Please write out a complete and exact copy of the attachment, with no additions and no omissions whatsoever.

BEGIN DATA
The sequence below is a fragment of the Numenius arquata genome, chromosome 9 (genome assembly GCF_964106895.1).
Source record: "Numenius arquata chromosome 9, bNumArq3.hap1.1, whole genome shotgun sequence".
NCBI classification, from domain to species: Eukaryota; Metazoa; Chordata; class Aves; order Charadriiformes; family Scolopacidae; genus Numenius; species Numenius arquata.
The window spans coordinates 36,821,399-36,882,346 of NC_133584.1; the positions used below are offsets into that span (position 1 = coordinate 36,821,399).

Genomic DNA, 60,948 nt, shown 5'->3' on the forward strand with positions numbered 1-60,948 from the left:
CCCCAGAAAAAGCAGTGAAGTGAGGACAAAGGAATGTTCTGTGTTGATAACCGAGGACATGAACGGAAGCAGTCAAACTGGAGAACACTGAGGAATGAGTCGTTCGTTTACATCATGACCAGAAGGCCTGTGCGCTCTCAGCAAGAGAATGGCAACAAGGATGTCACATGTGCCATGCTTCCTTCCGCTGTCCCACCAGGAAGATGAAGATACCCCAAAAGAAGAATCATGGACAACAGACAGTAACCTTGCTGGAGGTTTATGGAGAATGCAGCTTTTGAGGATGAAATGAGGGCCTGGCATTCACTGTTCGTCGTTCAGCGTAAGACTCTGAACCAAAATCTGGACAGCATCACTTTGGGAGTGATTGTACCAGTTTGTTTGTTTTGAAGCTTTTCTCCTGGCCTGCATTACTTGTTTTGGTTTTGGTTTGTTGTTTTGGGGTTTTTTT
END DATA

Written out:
The sequence below is a fragment of the Numenius arquata genome, chromosome 9 (genome assembly GCF_964106895.1).
Source record: "Numenius arquata chromosome 9, bNumArq3.hap1.1, whole genome shotgun sequence".
NCBI classification, from domain to species: Eukaryota; Metazoa; Chordata; class Aves; order Charadriiformes; family Scolopacidae; genus Numenius; species Numenius arquata.
The window spans coordinates 36,821,399-36,882,346 of NC_133584.1; the positions used below are offsets into that span (position 1 = coordinate 36,821,399).

Genomic DNA, 60,948 nt, shown 5'->3' on the forward strand with positions numbered 1-60,948 from the left:
CCCCAGAAAAAGCAGTGAAGTGAGGACAAAGGAATGTTCTGTGTTGATAACCGAGGACATGAACGGAAGCAGTCAAACTGGAGAACACTGAGGAATGAGTCGTTCGTTTACATCATGACCAGAAGGCCTGTGCGCTCTCAGCAAGAGAATGGCAACAAGGATGTCACATGTGCCATGCTTCCTTCCGCTGTCCCACCAGGAAGATGAAGATACCCCAAAAGAAGAATCATGGACAACAGACAGTAACCTTGCTGGAGGTTTATGGAGAATGCAGCTTTTGAGGATGAAATGAGGGCCTGGCATTCACTGTTCGTCGTTCAGCGTAAGACTCTGAACCAAAATCTGGACAGCATCACTTTGGGAGTGATTGTACCAGTTTGTTTGTTTTGAAGCTTTTCTCCTGGCCTGCATTACTTGTTTTGGTTTTGGTTTGTTGTTTTGGGGTTTTTTT